Good Soil Makes Good Tree Care

“90% of all tree problems start at the soil.” 

Dr.  Lindsey Purcell, Board Certified Master Arborist with 40+ years in in urban forestry. 

 

The greatest threat to our urban tree care isn’t up in the canopy but down in the soil.  

The soil is where all the nutrients get absorbed that get carried off to the rest of the tree.  The problem is that soil health in the urban environment is typically poor.  

Good soil, such as what is found in a forest, is spongy.  Walk through the forest and you will feel it underfoot. 

Good soil allows water, air, nutrients and roots to flow freely underground. 

 

 

 

 

Most urban soil suppresses this movement.  Urban soil often squeezes out the development of this underground network, in favour of above ground networks of roads, walkways, and buildings.  Rather than urban soil acting as it should, like a sponge, it is more akin to a brick.  Trees oftentimes find it quite difficult to absorb anything of value from the soil around it.  

This squeezing out of the underground soil network is referred to as soil compaction.  

 

 

Effects of Soil Compaction

There are 2 primary ways you can reduce soil compaction:

1) Expand the area where mulched is applied under a tree.

As the mulch decomposes it will break up some of that compaction.  It will also create an above ground buffer which acts like a spring to prevent the soil from experiencing the full impact from the sources of compaction, namely machinery and frequent foot traffic. 

In the ideal world the area mulched under a tree would extend out as far as the branch tips or even further.   This option isn’t always practical as oftentimes there simply isn’t enough space to do so. There usually are too many obstacles competing with where mulch can go from sheds to patios to driveways to fences.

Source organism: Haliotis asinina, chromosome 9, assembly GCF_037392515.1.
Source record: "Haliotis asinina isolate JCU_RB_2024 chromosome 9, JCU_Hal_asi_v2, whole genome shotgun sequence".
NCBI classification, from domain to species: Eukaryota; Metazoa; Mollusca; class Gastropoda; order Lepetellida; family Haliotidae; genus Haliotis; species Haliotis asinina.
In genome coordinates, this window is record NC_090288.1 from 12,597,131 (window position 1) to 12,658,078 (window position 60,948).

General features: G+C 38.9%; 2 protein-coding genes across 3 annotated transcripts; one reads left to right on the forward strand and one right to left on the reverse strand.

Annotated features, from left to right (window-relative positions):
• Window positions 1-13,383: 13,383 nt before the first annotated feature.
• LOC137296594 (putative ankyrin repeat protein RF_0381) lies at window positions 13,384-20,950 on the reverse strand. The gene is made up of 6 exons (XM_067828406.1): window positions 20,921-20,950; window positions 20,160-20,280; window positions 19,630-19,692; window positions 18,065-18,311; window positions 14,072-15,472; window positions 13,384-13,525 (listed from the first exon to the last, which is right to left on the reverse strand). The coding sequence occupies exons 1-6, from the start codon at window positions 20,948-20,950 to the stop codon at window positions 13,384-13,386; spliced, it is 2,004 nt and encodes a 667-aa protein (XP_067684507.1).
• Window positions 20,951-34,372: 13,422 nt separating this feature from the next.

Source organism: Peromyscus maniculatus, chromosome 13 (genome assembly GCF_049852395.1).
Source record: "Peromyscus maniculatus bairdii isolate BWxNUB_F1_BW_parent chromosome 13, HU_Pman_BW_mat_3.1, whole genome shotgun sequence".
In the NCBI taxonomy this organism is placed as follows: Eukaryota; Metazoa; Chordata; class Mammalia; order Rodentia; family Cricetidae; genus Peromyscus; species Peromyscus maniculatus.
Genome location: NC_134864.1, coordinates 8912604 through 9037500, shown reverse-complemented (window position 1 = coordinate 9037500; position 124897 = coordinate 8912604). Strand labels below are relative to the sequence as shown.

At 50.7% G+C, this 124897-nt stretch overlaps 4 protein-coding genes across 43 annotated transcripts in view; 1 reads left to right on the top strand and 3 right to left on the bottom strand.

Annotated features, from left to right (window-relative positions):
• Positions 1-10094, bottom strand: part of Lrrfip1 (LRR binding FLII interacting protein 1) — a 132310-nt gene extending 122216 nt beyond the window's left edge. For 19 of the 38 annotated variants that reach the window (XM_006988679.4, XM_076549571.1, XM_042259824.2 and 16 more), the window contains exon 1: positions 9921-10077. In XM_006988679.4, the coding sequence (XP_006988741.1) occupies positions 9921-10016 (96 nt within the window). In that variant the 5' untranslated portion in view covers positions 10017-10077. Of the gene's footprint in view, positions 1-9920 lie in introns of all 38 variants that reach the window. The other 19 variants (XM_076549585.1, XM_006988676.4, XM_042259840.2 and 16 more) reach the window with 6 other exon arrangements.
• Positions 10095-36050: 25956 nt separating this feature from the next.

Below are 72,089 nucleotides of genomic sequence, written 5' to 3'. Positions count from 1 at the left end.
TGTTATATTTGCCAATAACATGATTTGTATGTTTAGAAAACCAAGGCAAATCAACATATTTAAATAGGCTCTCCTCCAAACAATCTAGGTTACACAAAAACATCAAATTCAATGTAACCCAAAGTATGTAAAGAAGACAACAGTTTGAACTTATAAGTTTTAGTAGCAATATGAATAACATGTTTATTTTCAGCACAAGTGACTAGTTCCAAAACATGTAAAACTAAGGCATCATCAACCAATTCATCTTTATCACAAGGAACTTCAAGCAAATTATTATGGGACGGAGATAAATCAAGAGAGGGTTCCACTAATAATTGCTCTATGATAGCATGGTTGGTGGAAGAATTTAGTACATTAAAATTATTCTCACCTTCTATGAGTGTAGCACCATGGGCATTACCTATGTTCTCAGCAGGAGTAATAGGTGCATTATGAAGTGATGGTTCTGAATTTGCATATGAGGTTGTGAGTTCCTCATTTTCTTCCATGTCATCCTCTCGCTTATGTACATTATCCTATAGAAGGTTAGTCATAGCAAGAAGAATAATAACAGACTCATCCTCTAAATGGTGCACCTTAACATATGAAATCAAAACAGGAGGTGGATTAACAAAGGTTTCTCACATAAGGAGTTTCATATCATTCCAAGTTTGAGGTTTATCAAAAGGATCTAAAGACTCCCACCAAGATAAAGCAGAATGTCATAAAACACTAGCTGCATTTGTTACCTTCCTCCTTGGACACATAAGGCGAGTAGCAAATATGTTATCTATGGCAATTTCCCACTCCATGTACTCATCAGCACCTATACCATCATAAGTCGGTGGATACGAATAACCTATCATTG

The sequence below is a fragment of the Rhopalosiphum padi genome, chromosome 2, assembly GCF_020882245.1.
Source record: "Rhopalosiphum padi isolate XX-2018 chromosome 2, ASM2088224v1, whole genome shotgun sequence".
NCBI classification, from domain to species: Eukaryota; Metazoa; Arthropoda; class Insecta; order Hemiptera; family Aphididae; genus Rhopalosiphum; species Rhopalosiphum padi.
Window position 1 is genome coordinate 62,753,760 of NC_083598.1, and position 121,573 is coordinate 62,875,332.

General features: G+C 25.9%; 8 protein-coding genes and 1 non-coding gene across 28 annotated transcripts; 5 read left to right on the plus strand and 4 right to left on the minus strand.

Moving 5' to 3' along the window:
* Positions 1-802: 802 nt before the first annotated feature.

Which leads to another option…

2) Air Spading

Air spading involves the use of high pressure air focused directly into the soil, in line with all the primary roots of the tree.  When performed in multiple locations under the trees canopy it fractures the soil allowing for air and water to circulate better.  Air spading is opening up the underground network to provide more room for the exchange of nutrients between the soil and the rest of the tree.  

 

 

air spading for soil health of trees

The benefits of air spading:

  • Amends the soil without the use of any chemicals.
  • Reduces watering needs by improving the ability for roots to absorb water.
  • It is non-invasive.  Strong enough to move the soil but not to damage living tissue.

If you aren’t sure if you have soil compaction issues you can reach out to a Certified Arborist to accurately test it.   

Want to test it yourself?   Get a pointed spade shovel and hold it up so that the tip is touching the soil.  Step on it with all your weight.  If the spade doesn’t break the surface or barely breaks it, there is a very high chance that your soil is too compact.

 If you want to go one step further to caring for your trees after air spading then we recommend amending the soil with compost following the air spading.

Looking for more help in this area?  Give us a call or fill out the form below.

 

 

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